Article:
The force is definitely with George Lucas. In the almost 50 years since he studied film at the University of Southern California and trekked to the coffeehouse-lined streets of San Francisco as a young film novice to watch short art house movies, Lucas has managed to amass a $3.2 billion empire. With a plethora of major motion picture directing credits to his name, and a diverse resume—which includes everything from writing and producing some of the most successful sci-fi films of all time to serving as the chairman and CEO of his own production company—the jack-of-all-trades has more than cemented his place in Hollywood history. On the heels of his latest labor of love, Red Tails and the recent 3D theatrical re-release of Star Wars: Episode 1 – The Phantom Menace, BlackEnterprise.com Decodes the box office titan’s illustrious film career, philanthropic efforts and examines why the mastermind behind the first big budget all-Black action movie is no accidental billionaire. —Shydel James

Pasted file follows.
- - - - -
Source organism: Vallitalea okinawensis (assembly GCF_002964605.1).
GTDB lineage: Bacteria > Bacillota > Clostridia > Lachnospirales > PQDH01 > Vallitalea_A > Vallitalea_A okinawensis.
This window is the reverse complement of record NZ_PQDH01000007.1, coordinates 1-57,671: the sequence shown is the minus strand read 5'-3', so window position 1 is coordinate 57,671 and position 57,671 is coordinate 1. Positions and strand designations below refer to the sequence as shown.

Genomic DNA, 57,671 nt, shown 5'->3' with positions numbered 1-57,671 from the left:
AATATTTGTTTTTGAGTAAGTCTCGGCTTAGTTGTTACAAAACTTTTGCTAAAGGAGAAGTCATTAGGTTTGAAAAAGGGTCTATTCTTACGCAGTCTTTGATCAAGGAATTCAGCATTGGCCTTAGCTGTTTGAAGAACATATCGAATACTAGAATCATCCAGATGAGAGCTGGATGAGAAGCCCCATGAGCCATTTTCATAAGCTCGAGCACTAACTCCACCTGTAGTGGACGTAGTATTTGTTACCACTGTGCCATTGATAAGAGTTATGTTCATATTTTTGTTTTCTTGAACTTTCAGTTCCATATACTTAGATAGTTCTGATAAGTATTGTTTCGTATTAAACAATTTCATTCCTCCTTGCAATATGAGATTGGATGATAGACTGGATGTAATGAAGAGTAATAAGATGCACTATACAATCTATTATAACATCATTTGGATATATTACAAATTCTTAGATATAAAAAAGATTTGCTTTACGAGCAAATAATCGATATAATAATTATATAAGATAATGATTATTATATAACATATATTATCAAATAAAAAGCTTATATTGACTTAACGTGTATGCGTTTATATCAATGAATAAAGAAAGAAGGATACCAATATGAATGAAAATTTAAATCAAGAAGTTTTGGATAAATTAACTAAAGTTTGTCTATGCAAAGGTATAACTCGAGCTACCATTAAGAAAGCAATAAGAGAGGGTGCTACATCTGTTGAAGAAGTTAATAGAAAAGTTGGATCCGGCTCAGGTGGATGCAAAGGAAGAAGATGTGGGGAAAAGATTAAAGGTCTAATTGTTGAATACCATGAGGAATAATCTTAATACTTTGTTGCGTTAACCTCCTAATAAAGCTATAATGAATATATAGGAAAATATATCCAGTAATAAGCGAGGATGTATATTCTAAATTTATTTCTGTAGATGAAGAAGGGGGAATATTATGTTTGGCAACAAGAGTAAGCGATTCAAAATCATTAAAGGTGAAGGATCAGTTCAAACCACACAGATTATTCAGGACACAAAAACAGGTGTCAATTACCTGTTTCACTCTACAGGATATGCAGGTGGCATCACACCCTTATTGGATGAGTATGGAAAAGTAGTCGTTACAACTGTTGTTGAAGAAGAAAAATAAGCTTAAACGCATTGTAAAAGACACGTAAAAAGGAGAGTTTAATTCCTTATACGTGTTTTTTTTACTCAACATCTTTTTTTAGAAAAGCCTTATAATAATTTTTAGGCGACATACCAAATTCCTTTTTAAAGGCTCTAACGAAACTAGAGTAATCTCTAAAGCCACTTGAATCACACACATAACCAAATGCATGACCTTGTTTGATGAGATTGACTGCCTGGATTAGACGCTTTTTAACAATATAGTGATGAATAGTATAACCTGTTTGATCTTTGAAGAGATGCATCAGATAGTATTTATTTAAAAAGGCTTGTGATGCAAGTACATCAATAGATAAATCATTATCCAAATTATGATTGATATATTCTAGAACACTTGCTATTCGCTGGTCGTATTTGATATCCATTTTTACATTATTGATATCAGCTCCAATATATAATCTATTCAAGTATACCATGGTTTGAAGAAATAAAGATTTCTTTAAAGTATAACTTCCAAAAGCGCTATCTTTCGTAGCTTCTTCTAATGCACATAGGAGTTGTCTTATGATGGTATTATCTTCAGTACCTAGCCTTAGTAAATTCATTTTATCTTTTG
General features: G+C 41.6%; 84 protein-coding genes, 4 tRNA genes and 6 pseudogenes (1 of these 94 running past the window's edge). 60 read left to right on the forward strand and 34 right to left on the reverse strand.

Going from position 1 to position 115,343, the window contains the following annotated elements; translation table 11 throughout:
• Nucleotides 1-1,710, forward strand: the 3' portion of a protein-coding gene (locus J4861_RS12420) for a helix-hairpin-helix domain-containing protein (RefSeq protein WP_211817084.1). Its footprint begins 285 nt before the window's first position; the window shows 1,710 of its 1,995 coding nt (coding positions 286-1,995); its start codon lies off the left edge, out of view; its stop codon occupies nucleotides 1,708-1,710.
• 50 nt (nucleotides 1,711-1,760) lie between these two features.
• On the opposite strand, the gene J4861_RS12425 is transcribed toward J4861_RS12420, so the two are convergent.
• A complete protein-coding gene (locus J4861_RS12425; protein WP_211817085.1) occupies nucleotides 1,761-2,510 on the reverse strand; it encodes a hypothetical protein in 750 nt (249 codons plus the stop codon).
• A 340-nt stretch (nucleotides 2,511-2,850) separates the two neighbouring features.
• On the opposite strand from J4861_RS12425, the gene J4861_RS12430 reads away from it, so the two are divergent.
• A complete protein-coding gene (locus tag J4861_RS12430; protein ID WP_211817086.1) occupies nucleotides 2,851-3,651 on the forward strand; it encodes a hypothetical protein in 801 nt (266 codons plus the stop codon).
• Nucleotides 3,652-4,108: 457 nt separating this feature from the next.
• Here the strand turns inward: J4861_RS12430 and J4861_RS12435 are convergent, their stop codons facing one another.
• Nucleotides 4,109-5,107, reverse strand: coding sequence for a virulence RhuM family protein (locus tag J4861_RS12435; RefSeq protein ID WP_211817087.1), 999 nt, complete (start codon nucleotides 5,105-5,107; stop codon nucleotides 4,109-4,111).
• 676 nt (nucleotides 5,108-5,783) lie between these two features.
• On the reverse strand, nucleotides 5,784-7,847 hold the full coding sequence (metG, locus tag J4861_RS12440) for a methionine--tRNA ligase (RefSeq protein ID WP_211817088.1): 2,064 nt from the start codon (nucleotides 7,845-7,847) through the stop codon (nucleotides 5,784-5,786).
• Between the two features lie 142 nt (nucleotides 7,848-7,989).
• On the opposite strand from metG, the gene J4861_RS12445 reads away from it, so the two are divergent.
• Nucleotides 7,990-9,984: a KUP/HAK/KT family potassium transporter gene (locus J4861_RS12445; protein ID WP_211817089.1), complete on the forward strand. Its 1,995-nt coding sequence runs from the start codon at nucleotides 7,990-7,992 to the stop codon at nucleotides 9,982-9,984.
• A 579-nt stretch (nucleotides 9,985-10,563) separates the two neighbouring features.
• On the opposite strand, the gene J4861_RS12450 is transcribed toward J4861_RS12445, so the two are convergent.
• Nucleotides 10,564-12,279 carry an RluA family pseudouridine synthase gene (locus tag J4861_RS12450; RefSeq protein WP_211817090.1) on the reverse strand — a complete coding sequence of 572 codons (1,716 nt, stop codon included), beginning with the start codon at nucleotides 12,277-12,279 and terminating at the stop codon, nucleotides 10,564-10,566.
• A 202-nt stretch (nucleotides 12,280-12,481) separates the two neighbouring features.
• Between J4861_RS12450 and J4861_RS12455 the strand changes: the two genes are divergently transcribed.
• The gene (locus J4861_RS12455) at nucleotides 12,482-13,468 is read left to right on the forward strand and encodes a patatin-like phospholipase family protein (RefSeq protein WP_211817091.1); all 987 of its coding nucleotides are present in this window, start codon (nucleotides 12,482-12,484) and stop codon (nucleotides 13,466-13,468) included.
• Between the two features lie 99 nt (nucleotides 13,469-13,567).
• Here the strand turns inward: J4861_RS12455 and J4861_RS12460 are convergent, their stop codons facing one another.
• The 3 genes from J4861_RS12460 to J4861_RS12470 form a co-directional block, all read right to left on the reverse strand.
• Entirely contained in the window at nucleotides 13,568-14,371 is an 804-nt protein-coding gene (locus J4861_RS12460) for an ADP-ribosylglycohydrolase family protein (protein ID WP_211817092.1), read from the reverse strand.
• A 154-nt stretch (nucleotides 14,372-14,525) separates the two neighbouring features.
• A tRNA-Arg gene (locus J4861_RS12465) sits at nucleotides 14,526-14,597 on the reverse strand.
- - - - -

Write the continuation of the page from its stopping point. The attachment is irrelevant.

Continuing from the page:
On the Early Track to Success
Believe it or not, Lucas’s first love was not film. As a teenager, the California native dreamt of becoming a racecar driver, but a life-threatening car accident put a halt to his Speed Racer ambitions. He wound up attending the University of Southern California to study film. There, he honed his skills as a filmmaker, and achieved mainstream success seven years later with his second feature, American Graffiti. Not only was the 1973 coming-of-age flick a critical hit, earning Lucas Academy Award nominations for Best Director and Best Screenplay, but it also raked in some serious dough. Costing an estimated $777,000 to produce, the film grossed $115 million domestically. That’s more than $50 for every dollar spent on production and distribution, making Lucas an instant millionaire before the age of 30.
Special Effects Wizard